Have you ever heard of Simpson’s Paradox? It’s a statistical anomaly that may create an inference of discrimination where no discrimination exists. It’s almost always found in large samples and has everything to do with disposition codes according to Douglas B. Brown of Douglas B. Brown & Associates, LLC.
During his session at the DirectEmployers 2015 Annual Meeting & Conference, Brown explained that the OFCCP is aware of Simpson’s Paradox and counts on it to produce a statistically significant outcome against at least one group when dealing with large applicant pools. If a contractor is unable to manage, or analyze its pools, it may be stuck with the OFCCP’s analysis and result in adverse outcomes (inferences of systemic discrimination).
If you’re short on time, check out this brief interview with Brown. Or better yet, watch the video and keep reading!
Currently, most contractors attempt to comply with the OFCCP regulations by mandating the maintenance of records identifying the name, race, sex, application date, position applied for and disposition of each application. This includes the use of disposition codes that identify why the applicant didn’t advance in the selection process. If you’re not familiar with disposition codes, they can be a short note on a manual flow log, or selected from a list developed by the contractors, or chosen from pre-populated options in the ATS software. When properly applied, they should enable contractors to:
- Know when applicants exited the pool.
- Know why applicants exited the pool.
- Analyze their selection process to determine whether there is adverse impact overall as well as at any discrete step in the process.
- Control the size of the applicant pool.
Problems with Disposition Codes
Disposition codes don’t reveal when an applicant fell out of the selection process nor accurately describe why an applicant fell out of the selection process. Even if properly in place, individuals assigning codes in the ATS don’t always properly apply them.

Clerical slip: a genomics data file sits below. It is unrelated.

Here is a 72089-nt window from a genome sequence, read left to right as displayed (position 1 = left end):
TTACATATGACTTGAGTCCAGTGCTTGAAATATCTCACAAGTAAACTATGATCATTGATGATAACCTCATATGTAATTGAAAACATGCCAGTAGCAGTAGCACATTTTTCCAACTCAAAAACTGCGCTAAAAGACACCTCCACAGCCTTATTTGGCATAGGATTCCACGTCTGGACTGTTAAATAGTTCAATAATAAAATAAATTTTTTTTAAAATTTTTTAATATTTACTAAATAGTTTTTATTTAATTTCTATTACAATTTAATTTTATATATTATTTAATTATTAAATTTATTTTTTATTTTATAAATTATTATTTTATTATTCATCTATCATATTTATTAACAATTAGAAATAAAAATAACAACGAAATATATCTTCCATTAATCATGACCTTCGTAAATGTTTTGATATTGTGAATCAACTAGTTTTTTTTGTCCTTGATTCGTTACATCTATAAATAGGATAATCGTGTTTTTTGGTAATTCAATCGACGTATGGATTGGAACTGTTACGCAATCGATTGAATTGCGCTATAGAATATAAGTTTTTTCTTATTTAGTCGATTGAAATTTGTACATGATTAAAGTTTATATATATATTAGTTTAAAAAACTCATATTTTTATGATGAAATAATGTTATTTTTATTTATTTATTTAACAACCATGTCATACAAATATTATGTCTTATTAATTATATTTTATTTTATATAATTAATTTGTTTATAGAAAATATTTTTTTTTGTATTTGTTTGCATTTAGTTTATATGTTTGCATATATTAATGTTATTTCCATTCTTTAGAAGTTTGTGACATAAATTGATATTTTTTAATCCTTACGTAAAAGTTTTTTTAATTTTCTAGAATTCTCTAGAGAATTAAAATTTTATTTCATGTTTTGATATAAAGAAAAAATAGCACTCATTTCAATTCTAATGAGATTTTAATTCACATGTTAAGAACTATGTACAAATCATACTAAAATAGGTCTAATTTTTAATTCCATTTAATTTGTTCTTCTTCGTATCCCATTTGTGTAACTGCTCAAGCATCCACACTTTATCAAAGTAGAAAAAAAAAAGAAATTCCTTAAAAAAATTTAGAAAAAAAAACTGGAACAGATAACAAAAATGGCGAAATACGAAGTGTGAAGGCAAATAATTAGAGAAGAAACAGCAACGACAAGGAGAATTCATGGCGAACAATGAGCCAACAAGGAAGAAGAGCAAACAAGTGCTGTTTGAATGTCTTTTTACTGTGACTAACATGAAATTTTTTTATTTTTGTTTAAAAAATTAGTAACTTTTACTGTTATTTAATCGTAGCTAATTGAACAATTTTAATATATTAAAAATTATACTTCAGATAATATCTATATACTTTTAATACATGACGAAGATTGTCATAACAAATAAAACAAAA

A potential way to address these three issues is by conducting a “step” analysis. Brown recommended that employers should be just as interested as the OFCCP in being able to analyze the results of the various steps in the selection process. Most applicant tracking systems don’t provide adequate options to allow for the identification of when and why an applicant fell out of the selection process. It is for this reason that most organizations need additional disposition codes. In addition, organizations also need to ensure their HR and operations personnel who are responsible for applying codes are doing so properly.
Recommendations for Disposition Codes
The majority of work for codes needs to occur between when the individual becomes an applicant and the time an actual “hire” transpires. Contractors must have the ability to differentiate “when” a selection decision occurs (under the assumption these individuals meet the basic qualifications):
- Reviewed, not phone screened
- Phone screened, not referred
- Referred, not interviewed
- Interviewed, not offered
Another significant practice Brown emphasized is that contractors need to be able to differentiate “why” the applicant does not progress in the selection process, such as:
- Experience – not as much
- Experience – too much
- Skill set – type of experience
- Competency – communications, fit, teamwork – (specify in notes)
- Licensure – certification
- Assessment results
The new codes effectively do away with “other candidate better qualified” and “other candidate better fit.”
Issue With New Codes
Humans are creatures of habit, and as Brown pointed out, HR and operations personnel tend to migrate to a handful of codes they’re most comfortable with; they don’t apply the requisite rigor to make an accurate choice. New codes will only work if the people inputting the codes make accurate choices, much like the old IT adage of “garbage in, garbage out.”
Bottom line is that while new codes mean more to learn and additional work, there’s no question of the value. Implementing the additional codes allows for:
- More precise identification of when and why applicants fall out of the selection process if there is an indicator of adverse impact.
- Earlier and more efficient problem identification and resolution.
- Less probability of a detailed file dive.
- Less costly/disruptive responses to OFCCP information requests.
Special thanks to Douglas B. Brown for providing his expertise on this topic. Members can view his full presentation in our online community.